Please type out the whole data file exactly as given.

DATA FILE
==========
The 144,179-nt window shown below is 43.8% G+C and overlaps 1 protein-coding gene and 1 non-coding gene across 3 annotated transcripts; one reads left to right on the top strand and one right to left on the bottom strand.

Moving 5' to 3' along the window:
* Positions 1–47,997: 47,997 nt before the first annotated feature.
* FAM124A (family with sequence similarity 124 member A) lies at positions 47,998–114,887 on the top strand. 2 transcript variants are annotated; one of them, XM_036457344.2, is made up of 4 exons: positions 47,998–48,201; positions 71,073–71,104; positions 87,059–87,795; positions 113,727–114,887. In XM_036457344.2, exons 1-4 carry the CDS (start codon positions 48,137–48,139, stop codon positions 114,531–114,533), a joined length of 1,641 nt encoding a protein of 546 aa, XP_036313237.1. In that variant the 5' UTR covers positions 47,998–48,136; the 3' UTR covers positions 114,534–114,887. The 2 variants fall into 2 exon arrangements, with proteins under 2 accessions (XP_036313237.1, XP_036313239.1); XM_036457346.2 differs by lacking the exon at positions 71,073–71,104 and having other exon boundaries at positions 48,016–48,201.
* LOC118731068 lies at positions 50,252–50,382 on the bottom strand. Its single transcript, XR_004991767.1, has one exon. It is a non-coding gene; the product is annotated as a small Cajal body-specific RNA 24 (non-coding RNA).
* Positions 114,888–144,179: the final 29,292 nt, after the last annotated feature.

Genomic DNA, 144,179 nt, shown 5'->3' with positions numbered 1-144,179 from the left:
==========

The 144,179-nt window shown below is 43.8% G+C and overlaps 1 protein-coding gene and 1 non-coding gene across 3 annotated transcripts; one reads left to right on the top strand and one right to left on the bottom strand.

Moving 5' to 3' along the window:
* Positions 1–47,997: 47,997 nt before the first annotated feature.
* FAM124A (family with sequence similarity 124 member A) lies at positions 47,998–114,887 on the top strand. 2 transcript variants are annotated; one of them, XM_036457344.2, is made up of 4 exons: positions 47,998–48,201; positions 71,073–71,104; positions 87,059–87,795; positions 113,727–114,887. In XM_036457344.2, exons 1-4 carry the CDS (start codon positions 48,137–48,139, stop codon positions 114,531–114,533), a joined length of 1,641 nt encoding a protein of 546 aa, XP_036313237.1. In that variant the 5' UTR covers positions 47,998–48,136; the 3' UTR covers positions 114,534–114,887. The 2 variants fall into 2 exon arrangements, with proteins under 2 accessions (XP_036313237.1, XP_036313239.1); XM_036457346.2 differs by lacking the exon at positions 71,073–71,104 and having other exon boundaries at positions 48,016–48,201.
* LOC118731068 lies at positions 50,252–50,382 on the bottom strand. Its single transcript, XR_004991767.1, has one exon. It is a non-coding gene; the product is annotated as a small Cajal body-specific RNA 24 (non-coding RNA).
* Positions 114,888–144,179: the final 29,292 nt, after the last annotated feature.

Genomic DNA, 144,179 nt, shown 5'->3' with positions numbered 1-144,179 from the left: